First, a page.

When it comes to weight-loss nutrition, figuring out what to eat (and how much of it) is half the battle. The other half is minimizing temptation and guesswork to give yourself a leg up. In fact, most people on a weight-loss journey don’t realize that by investing in the right tools and implementing subtle organizational hacks, they can actually put themselves in a great position for meeting their goals. And where better to start than the center of food in your home: the kitchen.
Here’s what nutrition pros recommend to optimize your cooking space to prioritize shedding pounds:
Simply putting weight-loss friendly foods in your line of sight can make you more likely to reach for them. “Keep nutrient-rich foods like fruits, veggies, string cheese and yogurt at the front of your refrigerator so they are easiest to grab,” suggests Amy Goodson, a registered dietitian. The reasoning behind this is simple: “Often you will choose what you see first, so if the healthiest choice is up front, it is more likely you will choose it.”
For many people, portion control is a huge part of nailing the weight-loss equation, but it can be tough to put into practice, especially when you’re pressed for time. “Measuring out portions with measuring cups may even be too many steps,” says Monica Auslander Moreno, a registered dietitian. “You can buy plates, bowls and cups now with delineated serving sizes. It’s a rather eye-opening experience to realize you’re having five servings of your sweet potato puree at once. Even wholesome foods can be overportioned and lead to weight gain. Of note, there are wine glasses with these little etchings as well, which is a nice way to not overpour.”
Rather than drizzling food with oil straight from the bottle, use an oil mister for sauteing vegetables, cooking eggs and dressing salads, suggests Deborah Malkoff-Cohen, a registered dietitian. “A tablespoon of oil is 120 calories,” she adds. This is especially effective if you’re trying to reduce your fat intake. A mister you fill yourself is also a healthier option than pre-packaged oil sprays, Malkoff-Cohen notes, since they often contain additional ingredients like nonstick and anti-foaming agents as well as preservatives. Be sure to read the directions to find out how many sprays your mister uses per teaspoon or tablespoon, as each one is slightly different.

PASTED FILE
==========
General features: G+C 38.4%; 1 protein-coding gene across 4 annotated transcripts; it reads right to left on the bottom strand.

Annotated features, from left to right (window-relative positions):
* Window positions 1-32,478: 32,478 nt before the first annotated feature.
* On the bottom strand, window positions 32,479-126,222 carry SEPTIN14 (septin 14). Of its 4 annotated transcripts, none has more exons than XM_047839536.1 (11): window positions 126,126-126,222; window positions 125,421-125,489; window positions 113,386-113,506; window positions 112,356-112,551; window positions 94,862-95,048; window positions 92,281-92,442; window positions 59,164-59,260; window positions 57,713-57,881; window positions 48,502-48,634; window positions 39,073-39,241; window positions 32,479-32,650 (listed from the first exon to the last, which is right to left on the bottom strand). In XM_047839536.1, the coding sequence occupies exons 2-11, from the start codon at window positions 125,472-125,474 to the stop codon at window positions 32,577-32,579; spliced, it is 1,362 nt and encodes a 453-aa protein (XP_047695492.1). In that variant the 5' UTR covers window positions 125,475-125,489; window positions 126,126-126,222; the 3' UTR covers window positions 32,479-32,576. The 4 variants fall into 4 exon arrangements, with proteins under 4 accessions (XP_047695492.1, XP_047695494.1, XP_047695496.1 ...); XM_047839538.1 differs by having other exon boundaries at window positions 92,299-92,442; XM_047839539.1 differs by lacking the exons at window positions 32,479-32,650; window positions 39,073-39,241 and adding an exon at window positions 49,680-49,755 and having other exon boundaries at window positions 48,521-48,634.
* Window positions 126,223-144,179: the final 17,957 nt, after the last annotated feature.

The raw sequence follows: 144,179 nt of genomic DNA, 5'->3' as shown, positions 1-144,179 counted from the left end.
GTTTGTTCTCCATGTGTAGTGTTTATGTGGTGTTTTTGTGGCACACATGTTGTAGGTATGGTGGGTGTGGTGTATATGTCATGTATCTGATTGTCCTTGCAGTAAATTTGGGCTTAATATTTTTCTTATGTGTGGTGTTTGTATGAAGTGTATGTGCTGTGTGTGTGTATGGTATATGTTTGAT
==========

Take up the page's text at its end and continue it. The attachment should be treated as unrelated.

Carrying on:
“Have a good collection of spices on hand,” recommends Haley Hughes, a registered dietitian. “It’s a great way to change up flavors without the added calories. Sometimes sauces and toppings can add up quick.” And if you’re getting bored with your go-to wholesome meals? “Some new herbs and spices may be just the fix.”
“Keep only one type of unhealthy snack food at a time,” suggests Lisa Young, PhD, a registered dietitian. The more variety we have on hand, the more we eat, she explains. By simply limiting your options, you’re more likely to avoid overeating.
This is especially true for healthy but highly caloric foods. “It makes you more likely to grab the food, eat the food and train your brain to understand what a ‘portion’ looks like,” Moreno says. “This is especially important with energy-dense items like nuts, nut butters, guacamole and hummus. It’s too easy to polish off that whole container of hummus in a sitting — and that could be something like six servings! All of these items now come in single-serve packets, and while I recognize the increased waste associated, I’d rather it be a temporary solution to guide clients’ eyes into appropriate portioning in hopes of future bulk buying/self-preparing.”
If you can’t find your favorite snack foods in single portions, DIY them. “Many people will start snacking out of the bag, box or jar and eat way too much,” Goodson points out. “When you get home from the grocery store, take a few minutes to ‘snack baggie’ these types of foods by serving size, that way the decision is made for you when you are hungry. A portion-controlled serving is ready to go!”
“Family-style eating can be tempting,” Goodson points out. “If you can reach for another spoon of this, scoop of that or piece of something, it is easier to overeat. Try leaving the food in the kitchen so you have to be more aware of getting second helpings. Having to leave the table will at least make you think twice.”
If you can’t find time to prep healthy snacks or meals, try combining it with your nightly TV habit. “Cut vegetables during commercials if you watch TV shows in real time to have for the next few days and keep accessible in the refrigerator as snacks,” Malkoff-Cohen suggests.
“I often encourage clients to post sticky notes including their goals, healthy eating guidelines or whatever motivation visuals they can think of in the kitchen,” Hughes says. “Many of my clients struggle with stress or boredom eating so having those reminders can sometimes help them take a minute to stop and think about why they are eating.” Of course, if you’re truly hungry, go for it, but a quick reminder to yourself can help stop mindless eating in its tracks.